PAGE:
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Exploiting the spatial pattern of daily precipitation in the analog method for regional temporal disaggregation

Carreau, Julie, Ben Mhenni, Nada, Huard, Frédéric, Neppel, Luc
Journal of hydrology 2019 v.568 pp. 780-791
atmospheric precipitation, hydrology, mountains, radar, reproduction, uncertainty, watersheds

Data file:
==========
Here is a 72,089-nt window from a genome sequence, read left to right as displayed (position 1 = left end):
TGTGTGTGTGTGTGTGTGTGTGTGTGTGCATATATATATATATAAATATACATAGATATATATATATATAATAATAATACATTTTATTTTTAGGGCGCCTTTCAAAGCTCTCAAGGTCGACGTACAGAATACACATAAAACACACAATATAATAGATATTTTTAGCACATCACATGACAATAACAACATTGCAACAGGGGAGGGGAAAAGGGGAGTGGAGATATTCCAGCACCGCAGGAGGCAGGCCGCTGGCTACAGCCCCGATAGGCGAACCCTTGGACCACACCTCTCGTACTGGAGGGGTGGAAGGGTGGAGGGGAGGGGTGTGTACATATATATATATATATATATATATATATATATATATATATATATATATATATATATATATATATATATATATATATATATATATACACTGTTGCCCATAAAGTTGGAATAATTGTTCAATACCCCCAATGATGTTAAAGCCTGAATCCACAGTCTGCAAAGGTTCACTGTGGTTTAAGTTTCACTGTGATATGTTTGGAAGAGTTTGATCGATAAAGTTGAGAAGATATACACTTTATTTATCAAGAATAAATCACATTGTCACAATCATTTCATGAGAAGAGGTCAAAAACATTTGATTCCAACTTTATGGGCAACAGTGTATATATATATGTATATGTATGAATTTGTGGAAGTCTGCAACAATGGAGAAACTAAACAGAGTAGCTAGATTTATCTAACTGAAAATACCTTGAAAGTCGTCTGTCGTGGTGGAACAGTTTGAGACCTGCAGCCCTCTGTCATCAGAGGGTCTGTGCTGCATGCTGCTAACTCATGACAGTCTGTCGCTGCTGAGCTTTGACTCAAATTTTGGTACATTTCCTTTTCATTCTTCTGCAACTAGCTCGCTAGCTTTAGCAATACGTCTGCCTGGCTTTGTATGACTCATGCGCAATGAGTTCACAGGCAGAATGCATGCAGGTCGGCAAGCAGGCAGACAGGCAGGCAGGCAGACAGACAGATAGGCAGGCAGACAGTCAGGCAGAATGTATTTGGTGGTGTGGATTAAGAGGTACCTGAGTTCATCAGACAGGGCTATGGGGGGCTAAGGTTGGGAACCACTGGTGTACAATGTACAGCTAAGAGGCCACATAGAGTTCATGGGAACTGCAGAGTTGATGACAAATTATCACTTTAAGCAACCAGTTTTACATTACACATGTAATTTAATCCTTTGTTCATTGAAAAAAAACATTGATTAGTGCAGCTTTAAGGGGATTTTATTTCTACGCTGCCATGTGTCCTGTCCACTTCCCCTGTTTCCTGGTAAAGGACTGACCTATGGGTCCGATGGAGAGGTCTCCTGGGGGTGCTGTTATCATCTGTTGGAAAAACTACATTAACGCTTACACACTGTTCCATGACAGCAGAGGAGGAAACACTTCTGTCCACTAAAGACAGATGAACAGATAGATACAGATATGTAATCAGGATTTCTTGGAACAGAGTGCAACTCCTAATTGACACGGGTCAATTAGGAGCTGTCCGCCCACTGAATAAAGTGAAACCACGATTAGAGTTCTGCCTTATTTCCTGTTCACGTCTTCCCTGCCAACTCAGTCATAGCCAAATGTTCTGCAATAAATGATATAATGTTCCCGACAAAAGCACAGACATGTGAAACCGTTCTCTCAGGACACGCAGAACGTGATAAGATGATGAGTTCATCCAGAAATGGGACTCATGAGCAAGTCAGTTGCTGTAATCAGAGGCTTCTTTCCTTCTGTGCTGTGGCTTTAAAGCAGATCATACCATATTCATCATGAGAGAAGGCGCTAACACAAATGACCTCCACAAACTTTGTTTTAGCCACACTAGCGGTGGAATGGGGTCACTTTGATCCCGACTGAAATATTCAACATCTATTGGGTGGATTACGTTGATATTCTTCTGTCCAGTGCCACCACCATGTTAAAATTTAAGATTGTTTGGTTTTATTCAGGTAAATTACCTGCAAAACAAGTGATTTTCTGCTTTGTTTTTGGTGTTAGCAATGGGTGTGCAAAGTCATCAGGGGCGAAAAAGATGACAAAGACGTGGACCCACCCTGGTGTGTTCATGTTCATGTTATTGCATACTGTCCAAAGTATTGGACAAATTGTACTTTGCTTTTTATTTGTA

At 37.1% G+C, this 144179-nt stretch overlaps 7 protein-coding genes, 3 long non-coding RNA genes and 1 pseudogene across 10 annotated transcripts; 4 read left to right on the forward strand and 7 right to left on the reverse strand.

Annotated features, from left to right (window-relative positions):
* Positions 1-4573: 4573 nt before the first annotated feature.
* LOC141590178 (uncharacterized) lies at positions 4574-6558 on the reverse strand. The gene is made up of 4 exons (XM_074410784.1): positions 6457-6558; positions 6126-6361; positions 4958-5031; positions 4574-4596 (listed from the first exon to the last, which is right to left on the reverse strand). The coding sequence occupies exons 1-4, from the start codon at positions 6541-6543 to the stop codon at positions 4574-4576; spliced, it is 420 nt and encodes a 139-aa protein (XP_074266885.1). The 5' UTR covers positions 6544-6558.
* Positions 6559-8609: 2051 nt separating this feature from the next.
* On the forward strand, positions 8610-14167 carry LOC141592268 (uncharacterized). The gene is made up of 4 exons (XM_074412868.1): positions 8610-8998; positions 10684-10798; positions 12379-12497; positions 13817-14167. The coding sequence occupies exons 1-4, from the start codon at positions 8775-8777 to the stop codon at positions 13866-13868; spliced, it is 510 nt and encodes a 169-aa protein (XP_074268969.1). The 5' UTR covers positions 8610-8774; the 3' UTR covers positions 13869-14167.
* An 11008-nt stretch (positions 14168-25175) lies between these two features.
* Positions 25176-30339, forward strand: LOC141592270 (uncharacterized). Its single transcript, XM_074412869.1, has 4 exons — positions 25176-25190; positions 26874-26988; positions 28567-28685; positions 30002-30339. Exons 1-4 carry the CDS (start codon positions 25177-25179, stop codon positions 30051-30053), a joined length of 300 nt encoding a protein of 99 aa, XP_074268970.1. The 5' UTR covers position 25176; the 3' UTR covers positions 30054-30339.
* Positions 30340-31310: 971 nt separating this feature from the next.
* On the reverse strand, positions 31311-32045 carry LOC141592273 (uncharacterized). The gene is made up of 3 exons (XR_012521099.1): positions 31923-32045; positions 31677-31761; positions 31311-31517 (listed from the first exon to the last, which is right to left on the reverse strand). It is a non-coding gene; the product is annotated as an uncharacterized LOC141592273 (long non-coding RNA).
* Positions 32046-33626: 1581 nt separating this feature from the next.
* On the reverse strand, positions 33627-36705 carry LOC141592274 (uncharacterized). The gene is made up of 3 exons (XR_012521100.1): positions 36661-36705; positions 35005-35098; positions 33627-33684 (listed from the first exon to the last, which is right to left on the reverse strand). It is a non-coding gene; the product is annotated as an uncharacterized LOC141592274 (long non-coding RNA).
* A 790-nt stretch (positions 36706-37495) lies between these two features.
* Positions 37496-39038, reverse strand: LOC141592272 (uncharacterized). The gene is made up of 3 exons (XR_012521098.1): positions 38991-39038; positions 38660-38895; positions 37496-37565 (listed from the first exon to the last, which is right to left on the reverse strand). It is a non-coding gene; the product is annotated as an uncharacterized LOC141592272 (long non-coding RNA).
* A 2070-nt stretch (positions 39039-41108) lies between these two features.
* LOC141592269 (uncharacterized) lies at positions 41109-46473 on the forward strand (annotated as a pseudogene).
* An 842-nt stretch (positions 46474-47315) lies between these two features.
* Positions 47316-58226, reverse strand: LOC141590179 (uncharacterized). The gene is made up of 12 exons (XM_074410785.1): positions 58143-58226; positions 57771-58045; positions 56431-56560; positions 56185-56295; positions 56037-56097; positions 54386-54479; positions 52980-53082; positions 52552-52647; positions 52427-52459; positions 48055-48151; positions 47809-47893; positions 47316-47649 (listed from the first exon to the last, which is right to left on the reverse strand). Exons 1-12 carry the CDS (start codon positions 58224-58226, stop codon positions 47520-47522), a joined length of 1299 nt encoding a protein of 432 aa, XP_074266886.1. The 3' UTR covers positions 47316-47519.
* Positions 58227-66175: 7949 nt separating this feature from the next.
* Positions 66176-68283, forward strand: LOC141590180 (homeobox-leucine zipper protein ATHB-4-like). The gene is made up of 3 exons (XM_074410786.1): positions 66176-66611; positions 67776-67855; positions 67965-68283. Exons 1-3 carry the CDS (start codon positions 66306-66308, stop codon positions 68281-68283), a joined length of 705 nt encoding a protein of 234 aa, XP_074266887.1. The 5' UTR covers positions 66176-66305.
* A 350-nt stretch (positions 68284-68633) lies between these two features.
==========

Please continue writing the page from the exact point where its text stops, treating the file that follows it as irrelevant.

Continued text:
The analog method relies on the subdaily distribution of analog days – also called fragments – to perform temporal disaggregation. The features that serve to define analog days are generally at the daily scale although they are assumed to convey information on the subdaily scale. In most cases, the only feature used is the daily total at the location of interest. Features pertaining to the synoptic circulation are also often used although with the purpose of increasing the spatial rather than the temporal resolution. Precipitation is conditioned not only on synoptic circulation but also on regional features such as orography. This combined effect is reflected on the spatial pattern of daily precipitation. We propose to rely on descriptions of the spatial pattern to select analog days in order to perform temporal disaggregation. Three analog method variants based on different sets of spatial pattern features, a variant that rely on synoptic circulation alone and a variant that combines synoptic circulation with spatial pattern features are evaluated and compared. All the features considered characterize a region therefore the same analog day is employed at all the locations within the region. Inter-site coherence is thus enforced. A leave-one-out procedure is carried out on hourly radar precipitation reanalyses covering a mountainous watershed in the French Mediterranean on a 1 km2 grid over the period 1997–2006. Uncertainty is taken into account by generating five realizations of each variant. Performance is measured in terms of return levels (1–20 years) at various temporal scales (1 h to 12 h) and at two spatial scales – grid box and watershed. The proposed regional approach to temporal disaggregation globally preserves inter-site coherence. This can be seen from the relatively good reproduction of the regional pattern of return levels of the study area by all variants. Synoptic circulation conveys less information on the subdaily scale than spatial pattern features. The variant that depends on synoptic circulation alone largely overestimates return levels especially at lower temporal scales (1 h and 3 h). Combining synoptic circulation with spatial pattern features yielded no significant improvement.